John T. Taylor, the well known chief of police of Leavenworth, Kan., was born in Cincinnati, Ohio, August 7, 1841, the son of William H. H. and Anna Tuttle (Harrison) Taylor. His father was a native of Richmond, Va., who moved to Ohio at an early day, and there met anad[sic] married Anna Harrison, youngest daughter of President William Henry Harrison, and a grandchild of Benjamin Harrison, one of the signers of the Declaration of Independence. Judge John Cleves Simms, her grandfather, was one of the first white settlers in Ohio. He purchased several thousand acres of land between the two Miami rivers, which also included what is now the city of Cincinnati. When John T. Taylor was only seven years old his parents moved to North Bend, Ohio, to live with the grandfather, and there the boy was reared and received the educational advantages afforded by the hardy pioneers. At the outbreak of the Civil war the father organized the Fifth Ohio cavalry and served as colonel of the regiment, but in 1864 was forced to resign on account of ill health, and returned to the old home, where he lived until 1867, when he moved to Minnesota and for eighteen years served as state librarian of Minnesota and died in office, at the age of eighty-one. The mother passed away in 1865, in Ohio. John T. Taylor's brother, William, also enlisted in the Union army and received a commission as captain of the Eighteenth United States infantry and served throughout the war.
Aug. 7, 1861, John T. Taylor enlisted in Company G, Fifth Ohio cavalry, and subsequently, was elected first lieutenant. At Paducah, Ky., he was appointed aide-de-camp to Gen. W. T. Sherman, and his first important battle was Shiloh. At Vicksburg he was severely injured, but after months of suffering recovered, and had the distinction of witnessing the restoration of the old flag to the flagstaff at Fort Sumter, by Gen. Robert Anderson, and listening to Henry Ward Beecher's oration on that occasion. He was discharged in May, 1865, at Charleston, S. C., and returned to Ohio, and in 1866 came to Kansas. For some time Mr. Taylor was engaged in farming and in real estate, buying and selling land, but gave that up to accept a position as traveling salesman, which occupation he followed for twenty-one years. When D. R. Anthony became mayor of Leavenworth he appointed Mr. Taylor chief of the police force, and when the commission form of government was adopted by the city, at the election of Mayor Crancer, he was again made chief of police. Mayor Abernathy chose him for the same position, and he was reappointed by Mayor Doege, which office he still holds.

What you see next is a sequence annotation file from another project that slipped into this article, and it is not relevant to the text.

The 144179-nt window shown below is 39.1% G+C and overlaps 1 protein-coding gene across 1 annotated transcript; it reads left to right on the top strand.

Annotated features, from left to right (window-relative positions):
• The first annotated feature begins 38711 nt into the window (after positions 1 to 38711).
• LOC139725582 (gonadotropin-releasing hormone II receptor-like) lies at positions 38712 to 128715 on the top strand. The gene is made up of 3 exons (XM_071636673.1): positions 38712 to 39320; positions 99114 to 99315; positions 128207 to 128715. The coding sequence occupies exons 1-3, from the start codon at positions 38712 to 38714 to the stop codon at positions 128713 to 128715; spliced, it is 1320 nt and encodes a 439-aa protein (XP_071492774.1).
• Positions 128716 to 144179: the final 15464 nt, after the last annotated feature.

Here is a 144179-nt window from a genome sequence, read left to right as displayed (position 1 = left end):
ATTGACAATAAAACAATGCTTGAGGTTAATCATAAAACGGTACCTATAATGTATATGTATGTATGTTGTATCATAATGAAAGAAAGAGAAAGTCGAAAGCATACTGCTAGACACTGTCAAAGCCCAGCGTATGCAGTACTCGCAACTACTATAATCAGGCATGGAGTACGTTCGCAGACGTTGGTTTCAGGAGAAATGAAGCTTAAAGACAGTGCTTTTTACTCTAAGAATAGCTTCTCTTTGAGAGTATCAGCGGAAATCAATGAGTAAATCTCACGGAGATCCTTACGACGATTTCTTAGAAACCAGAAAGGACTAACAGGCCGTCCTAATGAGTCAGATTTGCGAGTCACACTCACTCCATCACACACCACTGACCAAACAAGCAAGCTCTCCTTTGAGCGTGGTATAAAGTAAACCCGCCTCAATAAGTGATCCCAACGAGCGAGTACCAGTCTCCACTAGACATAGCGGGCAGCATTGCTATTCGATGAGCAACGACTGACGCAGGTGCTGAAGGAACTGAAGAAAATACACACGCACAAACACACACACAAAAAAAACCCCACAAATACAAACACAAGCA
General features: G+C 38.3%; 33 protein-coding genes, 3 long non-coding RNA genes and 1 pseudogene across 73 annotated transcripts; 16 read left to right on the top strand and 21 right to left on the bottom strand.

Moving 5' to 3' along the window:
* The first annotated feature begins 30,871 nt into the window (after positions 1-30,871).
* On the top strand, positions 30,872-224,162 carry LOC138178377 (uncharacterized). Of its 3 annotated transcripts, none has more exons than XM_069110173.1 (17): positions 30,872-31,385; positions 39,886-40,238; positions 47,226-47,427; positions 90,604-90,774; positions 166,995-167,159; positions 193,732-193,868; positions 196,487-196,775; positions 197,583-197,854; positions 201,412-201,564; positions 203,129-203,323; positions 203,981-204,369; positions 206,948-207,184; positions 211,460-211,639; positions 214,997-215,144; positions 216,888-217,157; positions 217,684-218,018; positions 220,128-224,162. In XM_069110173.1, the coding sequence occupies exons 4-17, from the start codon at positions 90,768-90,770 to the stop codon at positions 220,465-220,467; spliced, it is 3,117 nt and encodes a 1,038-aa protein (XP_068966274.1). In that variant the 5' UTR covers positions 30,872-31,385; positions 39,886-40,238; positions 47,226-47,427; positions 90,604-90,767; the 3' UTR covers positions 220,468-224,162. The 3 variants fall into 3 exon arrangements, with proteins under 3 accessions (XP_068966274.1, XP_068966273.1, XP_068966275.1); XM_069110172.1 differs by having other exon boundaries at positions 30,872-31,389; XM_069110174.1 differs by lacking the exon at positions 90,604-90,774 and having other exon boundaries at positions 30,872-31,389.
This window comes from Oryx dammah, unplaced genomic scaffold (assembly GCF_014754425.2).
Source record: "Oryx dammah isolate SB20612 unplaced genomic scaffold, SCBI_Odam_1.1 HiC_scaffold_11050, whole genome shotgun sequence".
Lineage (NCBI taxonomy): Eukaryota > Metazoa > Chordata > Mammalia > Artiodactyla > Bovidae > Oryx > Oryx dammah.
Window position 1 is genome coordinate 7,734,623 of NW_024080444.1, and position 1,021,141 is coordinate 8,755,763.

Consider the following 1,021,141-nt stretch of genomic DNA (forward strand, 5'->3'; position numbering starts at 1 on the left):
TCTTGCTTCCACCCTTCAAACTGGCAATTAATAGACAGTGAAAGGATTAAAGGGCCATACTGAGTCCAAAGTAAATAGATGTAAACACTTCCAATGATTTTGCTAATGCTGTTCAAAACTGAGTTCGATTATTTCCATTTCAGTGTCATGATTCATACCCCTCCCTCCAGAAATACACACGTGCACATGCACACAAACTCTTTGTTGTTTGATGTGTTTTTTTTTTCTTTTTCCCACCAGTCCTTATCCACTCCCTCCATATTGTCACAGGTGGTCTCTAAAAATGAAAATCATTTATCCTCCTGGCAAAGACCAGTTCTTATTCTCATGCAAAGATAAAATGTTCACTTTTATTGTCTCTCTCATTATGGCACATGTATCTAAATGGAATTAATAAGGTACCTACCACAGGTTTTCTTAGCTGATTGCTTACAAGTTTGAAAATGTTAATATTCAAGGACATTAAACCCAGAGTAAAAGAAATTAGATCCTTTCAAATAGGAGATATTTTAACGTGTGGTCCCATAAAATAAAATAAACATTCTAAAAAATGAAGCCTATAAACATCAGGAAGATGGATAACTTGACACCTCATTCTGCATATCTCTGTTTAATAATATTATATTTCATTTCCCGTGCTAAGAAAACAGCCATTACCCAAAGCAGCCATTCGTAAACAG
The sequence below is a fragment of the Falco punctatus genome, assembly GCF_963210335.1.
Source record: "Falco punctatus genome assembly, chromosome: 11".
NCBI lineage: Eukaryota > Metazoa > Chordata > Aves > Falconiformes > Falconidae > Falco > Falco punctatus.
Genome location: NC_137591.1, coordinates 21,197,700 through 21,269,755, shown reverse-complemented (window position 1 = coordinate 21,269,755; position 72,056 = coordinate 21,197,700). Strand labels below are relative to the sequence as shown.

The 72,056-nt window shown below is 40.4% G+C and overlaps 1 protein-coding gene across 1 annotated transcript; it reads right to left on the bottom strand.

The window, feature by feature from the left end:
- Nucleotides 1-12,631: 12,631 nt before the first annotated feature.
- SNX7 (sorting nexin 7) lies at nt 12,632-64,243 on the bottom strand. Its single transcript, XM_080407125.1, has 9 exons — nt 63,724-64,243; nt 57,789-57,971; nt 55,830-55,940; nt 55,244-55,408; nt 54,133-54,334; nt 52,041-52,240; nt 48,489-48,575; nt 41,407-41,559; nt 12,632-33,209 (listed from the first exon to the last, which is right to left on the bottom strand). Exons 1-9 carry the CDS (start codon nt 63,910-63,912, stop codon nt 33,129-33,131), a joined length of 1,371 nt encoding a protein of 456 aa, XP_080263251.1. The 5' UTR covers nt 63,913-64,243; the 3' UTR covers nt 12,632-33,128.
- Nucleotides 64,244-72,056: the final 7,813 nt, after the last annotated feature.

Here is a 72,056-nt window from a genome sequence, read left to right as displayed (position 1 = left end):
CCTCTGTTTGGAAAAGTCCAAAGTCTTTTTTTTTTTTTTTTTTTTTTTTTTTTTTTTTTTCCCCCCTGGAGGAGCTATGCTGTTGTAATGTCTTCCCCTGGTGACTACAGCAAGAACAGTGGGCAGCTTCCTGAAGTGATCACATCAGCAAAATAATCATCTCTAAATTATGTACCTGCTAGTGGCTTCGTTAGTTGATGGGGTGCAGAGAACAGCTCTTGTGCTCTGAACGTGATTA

In 1881 Mr. Taylor married Amelia M. Wilson, who was a teacher in the schools at Bloomington, Ill. Mr. Taylor is a member of the Grand Army of the Republic; Military Order of the Loyal Legion, being second vice-commander of that order; the Benevolent and Protective Order of Elks; of the United Commercial Travelers, and is also a member of the International Association of Police Chiefs, and vice-president of the Peace Officers' Association of the State of Kansas. He is an able and efficient officer, who does his duty fearlessly and impartially.Pages 938-939 from volume III, part 2 of Kansas: a cyclopedia of state history, embracing events, institutions, industries, counties, cities, towns, prominent persons, etc. ... / with a supplementary volume devoted to selected personal history and reminiscence. Standard Pub. Co. Chicago : 1912. 3 v. in 4. : front., ill., ports.; 28 cm. Vols. I-II edited by Frank W. Blackmar. Transcribed December 2002 by Carolyn Ward. This volume is identified at the Kansas State Historical Society as microfilm LM195. It is a two-part volume 3.
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